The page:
European Physical Education Review 09/2015; 21(3). DOI:10.1177/1356336X15598790 · 0.50 Impact Factor
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    • "In fact, families spending money and encourage their children to participate in sport and physical activity in order to develop their skills and becoming more social (Patnode et al., 2010; Mota & Silva, 1999). There have been many review articles in the past decade describing the correlates of physical activity among adolescents (Kristjansdottir & Vilhjalmsson, 2001; Humbert et al. , 2006). On the basis of the existing literature on families and talent development, few suggestions can be provided as to how parents and siblings should support the performer in his/her pursuit of excellence and on the specific types of behaviors that a young performer may perceive as pressure or support (Norm O'Reilly et al., 2012). "
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    ABSTRACT: This study tried to tackle the comparison of Socio-Economic Status (SES) of families and social support of parents for physical exercises of their children. In the present study the statistical subjects included high school students that were chosen cluster-randomly from two areas of Tehran city. These areas were 18 th (at south), and 5 th (at north). Finally, 272 out of 300 questionnaires were filled out and sent back correctly. Two main questionnaires were used to measure SES and parental support of children physical activity. Socio-economic status questionnaire (SES; Sharky, 1987) for determining 3 socio-economic variables (sexuality, income and literacy) was used. A research made questionnaire for determining the social support of parents for physical exercise of children. The validity of questionnaires determined by experts and the reliability = 0.81), and social support of parents for p -S test was used to ascertain data normality. Descriptive statistics (mean, frequencies), and inferential statistic (independent t-test) utilized to analyze data. The results indicated the significant difference between social support of parents for physical exercises at the North and South of Tehran city (p = 0.0001, t = 5.803). It seems more parental support of children will bring better situation for them to develop their skills via exersice. . Published by Elsevier Ltd. Selection and peer review under the responsibility of Prof. Dr. Kobus Maree, University of Pretoria, South Africa.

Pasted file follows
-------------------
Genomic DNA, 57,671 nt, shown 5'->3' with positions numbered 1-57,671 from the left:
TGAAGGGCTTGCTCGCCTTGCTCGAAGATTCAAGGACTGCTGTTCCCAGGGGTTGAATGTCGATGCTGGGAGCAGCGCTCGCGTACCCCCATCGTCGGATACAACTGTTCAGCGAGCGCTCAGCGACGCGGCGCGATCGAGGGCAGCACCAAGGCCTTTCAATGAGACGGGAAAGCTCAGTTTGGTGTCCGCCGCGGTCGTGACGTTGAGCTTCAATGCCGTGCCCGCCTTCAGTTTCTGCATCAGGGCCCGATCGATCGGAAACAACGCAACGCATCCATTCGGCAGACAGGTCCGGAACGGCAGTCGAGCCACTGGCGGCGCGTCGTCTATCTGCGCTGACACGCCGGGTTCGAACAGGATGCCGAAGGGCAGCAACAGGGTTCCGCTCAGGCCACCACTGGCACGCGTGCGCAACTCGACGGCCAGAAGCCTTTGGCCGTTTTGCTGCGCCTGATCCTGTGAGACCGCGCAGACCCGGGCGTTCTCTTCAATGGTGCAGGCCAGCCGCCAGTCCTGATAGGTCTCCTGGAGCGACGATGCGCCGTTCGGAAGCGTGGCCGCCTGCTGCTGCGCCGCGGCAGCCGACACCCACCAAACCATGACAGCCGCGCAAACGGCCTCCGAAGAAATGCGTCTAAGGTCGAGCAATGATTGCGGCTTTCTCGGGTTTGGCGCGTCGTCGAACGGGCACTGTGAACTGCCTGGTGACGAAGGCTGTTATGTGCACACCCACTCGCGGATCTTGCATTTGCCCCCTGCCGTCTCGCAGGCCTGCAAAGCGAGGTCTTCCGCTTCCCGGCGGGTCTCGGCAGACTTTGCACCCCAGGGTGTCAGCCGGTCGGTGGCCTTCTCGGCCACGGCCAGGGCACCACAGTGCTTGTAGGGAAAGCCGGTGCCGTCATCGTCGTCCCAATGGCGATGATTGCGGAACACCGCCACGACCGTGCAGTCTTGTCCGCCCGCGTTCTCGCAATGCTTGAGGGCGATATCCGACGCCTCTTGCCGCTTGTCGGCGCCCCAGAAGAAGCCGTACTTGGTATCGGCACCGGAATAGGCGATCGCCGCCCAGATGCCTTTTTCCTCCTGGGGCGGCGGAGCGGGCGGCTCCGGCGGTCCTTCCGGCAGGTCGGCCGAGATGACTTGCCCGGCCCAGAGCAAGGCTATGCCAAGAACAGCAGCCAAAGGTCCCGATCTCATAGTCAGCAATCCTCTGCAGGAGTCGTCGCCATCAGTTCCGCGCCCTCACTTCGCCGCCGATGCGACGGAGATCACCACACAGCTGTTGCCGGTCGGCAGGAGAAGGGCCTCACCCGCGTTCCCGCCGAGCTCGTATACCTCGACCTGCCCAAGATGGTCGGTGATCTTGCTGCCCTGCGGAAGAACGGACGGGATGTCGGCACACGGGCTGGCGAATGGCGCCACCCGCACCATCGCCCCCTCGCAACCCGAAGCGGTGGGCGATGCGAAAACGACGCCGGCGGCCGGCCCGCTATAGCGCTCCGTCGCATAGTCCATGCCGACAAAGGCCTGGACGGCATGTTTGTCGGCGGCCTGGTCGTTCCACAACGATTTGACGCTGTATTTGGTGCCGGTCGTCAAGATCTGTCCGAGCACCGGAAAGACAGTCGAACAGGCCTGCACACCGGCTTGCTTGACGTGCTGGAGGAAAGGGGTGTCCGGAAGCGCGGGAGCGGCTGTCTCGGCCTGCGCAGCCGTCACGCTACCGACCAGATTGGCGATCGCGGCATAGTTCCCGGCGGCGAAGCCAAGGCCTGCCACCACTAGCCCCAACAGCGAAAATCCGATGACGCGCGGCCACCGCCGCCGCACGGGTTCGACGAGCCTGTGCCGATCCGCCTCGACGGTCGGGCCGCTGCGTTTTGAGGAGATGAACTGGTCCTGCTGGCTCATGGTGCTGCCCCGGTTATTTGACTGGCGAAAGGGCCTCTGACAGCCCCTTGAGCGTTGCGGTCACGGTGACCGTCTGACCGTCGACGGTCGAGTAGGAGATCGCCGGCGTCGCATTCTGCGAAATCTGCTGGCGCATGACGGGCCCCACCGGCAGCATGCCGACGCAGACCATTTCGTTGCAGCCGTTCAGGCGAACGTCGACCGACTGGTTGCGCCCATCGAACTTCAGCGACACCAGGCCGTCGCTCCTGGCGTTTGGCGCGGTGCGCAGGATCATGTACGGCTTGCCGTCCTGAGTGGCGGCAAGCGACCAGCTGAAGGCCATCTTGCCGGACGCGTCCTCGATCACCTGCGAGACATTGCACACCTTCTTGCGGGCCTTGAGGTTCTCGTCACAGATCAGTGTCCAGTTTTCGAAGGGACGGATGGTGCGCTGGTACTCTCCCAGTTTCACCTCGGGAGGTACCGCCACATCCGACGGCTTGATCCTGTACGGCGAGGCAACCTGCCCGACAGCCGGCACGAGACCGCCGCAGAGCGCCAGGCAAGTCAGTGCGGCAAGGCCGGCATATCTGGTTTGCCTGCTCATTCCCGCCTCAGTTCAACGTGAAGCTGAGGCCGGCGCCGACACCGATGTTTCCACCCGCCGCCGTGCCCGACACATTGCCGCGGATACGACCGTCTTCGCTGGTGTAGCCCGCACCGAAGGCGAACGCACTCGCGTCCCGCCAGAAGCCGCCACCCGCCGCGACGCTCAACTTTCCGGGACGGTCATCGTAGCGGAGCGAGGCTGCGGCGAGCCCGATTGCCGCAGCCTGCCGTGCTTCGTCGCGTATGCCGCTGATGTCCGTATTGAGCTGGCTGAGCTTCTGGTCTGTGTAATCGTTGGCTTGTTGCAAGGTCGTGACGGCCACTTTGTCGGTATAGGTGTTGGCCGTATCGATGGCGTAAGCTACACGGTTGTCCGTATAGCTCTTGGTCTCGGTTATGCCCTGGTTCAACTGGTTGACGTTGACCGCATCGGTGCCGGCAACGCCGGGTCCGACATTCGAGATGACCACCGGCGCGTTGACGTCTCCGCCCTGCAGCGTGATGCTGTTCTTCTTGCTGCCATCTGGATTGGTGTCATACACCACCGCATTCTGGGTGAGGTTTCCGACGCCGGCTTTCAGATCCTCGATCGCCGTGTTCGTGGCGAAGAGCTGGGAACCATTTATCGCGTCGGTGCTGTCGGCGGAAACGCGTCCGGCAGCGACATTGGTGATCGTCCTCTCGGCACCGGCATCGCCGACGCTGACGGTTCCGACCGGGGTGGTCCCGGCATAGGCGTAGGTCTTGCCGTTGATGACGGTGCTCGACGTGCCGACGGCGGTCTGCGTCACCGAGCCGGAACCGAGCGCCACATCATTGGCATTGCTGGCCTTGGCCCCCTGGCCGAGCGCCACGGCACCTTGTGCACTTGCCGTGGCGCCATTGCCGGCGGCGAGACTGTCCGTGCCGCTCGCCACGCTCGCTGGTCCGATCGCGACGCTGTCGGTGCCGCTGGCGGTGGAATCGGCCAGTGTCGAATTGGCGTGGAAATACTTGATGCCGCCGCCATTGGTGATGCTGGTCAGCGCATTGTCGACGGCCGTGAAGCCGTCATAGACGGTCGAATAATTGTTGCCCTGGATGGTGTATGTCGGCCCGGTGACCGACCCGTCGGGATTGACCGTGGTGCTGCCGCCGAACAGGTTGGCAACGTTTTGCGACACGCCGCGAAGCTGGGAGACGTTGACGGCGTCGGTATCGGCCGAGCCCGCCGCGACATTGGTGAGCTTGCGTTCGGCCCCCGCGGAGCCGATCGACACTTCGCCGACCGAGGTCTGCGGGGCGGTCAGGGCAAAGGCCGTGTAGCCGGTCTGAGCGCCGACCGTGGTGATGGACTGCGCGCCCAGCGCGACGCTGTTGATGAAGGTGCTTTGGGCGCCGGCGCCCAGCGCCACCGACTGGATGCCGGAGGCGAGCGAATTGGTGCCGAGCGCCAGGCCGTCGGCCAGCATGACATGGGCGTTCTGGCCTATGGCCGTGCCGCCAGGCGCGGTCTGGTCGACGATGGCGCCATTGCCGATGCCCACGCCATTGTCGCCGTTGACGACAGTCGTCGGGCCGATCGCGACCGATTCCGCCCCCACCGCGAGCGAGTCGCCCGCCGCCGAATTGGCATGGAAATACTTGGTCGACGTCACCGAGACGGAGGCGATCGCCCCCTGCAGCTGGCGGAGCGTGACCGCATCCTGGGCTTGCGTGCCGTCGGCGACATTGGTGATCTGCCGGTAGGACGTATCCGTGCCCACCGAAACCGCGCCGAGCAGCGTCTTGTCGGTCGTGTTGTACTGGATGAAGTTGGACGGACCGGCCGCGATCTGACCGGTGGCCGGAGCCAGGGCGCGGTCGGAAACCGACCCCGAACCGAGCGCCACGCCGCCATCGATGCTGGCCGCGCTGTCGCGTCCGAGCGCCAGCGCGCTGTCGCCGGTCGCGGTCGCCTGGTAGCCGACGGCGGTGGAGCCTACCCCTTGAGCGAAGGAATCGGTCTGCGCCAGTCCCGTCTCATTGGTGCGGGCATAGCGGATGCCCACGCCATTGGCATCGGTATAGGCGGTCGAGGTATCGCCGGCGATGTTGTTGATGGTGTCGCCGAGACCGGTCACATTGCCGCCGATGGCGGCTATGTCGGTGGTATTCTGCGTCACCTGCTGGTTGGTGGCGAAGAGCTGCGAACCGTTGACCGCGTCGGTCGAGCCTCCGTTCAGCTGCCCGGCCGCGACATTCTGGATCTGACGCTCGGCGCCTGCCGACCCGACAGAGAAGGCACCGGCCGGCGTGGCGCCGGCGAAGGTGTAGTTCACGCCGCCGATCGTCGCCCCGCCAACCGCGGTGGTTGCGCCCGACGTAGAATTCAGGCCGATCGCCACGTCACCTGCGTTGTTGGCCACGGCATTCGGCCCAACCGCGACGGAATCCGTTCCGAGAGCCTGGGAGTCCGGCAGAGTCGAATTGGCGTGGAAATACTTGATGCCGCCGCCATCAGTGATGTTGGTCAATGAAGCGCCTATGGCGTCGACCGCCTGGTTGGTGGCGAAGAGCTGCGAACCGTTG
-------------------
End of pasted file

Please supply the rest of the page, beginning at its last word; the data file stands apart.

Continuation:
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    • "As in the adult population, we find social inequalities in health behaviour such as physical activity among adolescents in the western world. Associations have been found between adolescents’ level of physical activity and parental education [15,16], occupational status of the parents [17], and family income [18]. These associations between socioeconomic status of the family and physical activity among adolescents are, however subject to debate [19]. "
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    International Journal for Equity in Health 07/2013; 12(1):56. DOI:10.1186/1475-9276-12-56 · 1.71 Impact Factor